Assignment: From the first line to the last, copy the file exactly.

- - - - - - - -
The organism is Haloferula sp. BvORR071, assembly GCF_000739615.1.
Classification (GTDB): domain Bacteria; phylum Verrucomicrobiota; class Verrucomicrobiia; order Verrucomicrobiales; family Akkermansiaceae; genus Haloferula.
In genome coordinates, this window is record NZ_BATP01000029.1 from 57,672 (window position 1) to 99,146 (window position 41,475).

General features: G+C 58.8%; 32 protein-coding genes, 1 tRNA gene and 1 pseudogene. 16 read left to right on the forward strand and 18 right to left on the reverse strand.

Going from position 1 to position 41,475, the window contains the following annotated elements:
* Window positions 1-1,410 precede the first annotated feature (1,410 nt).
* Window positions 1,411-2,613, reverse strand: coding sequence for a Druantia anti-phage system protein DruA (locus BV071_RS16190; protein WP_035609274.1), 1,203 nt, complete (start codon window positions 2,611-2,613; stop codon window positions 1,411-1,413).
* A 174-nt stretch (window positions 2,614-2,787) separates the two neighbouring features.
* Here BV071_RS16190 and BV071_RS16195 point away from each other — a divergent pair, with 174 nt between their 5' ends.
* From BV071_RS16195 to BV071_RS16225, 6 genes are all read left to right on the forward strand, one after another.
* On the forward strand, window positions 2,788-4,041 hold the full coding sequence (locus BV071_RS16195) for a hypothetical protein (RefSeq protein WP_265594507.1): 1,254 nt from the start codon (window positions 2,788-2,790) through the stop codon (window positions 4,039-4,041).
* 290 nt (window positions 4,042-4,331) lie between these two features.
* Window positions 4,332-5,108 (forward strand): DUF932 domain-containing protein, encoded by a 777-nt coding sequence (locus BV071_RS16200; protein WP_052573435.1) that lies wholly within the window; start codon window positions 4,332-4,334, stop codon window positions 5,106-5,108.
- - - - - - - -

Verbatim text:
The organism is Haloferula sp. BvORR071, assembly GCF_000739615.1.
Classification (GTDB): domain Bacteria; phylum Verrucomicrobiota; class Verrucomicrobiia; order Verrucomicrobiales; family Akkermansiaceae; genus Haloferula.
In genome coordinates, this window is record NZ_BATP01000029.1 from 57,672 (window position 1) to 99,146 (window position 41,475).

General features: G+C 58.8%; 32 protein-coding genes, 1 tRNA gene and 1 pseudogene. 16 read left to right on the forward strand and 18 right to left on the reverse strand.

Going from position 1 to position 41,475, the window contains the following annotated elements:
* Window positions 1-1,410 precede the first annotated feature (1,410 nt).
* Window positions 1,411-2,613, reverse strand: coding sequence for a Druantia anti-phage system protein DruA (locus BV071_RS16190; protein WP_035609274.1), 1,203 nt, complete (start codon window positions 2,611-2,613; stop codon window positions 1,411-1,413).
* A 174-nt stretch (window positions 2,614-2,787) separates the two neighbouring features.
* Here BV071_RS16190 and BV071_RS16195 point away from each other — a divergent pair, with 174 nt between their 5' ends.
* From BV071_RS16195 to BV071_RS16225, 6 genes are all read left to right on the forward strand, one after another.
* On the forward strand, window positions 2,788-4,041 hold the full coding sequence (locus BV071_RS16195) for a hypothetical protein (RefSeq protein WP_265594507.1): 1,254 nt from the start codon (window positions 2,788-2,790) through the stop codon (window positions 4,039-4,041).
* 290 nt (window positions 4,042-4,331) lie between these two features.
* Window positions 4,332-5,108 (forward strand): DUF932 domain-containing protein, encoded by a 777-nt coding sequence (locus BV071_RS16200; protein WP_052573435.1) that lies wholly within the window; start codon window positions 4,332-4,334, stop codon window positions 5,106-5,108.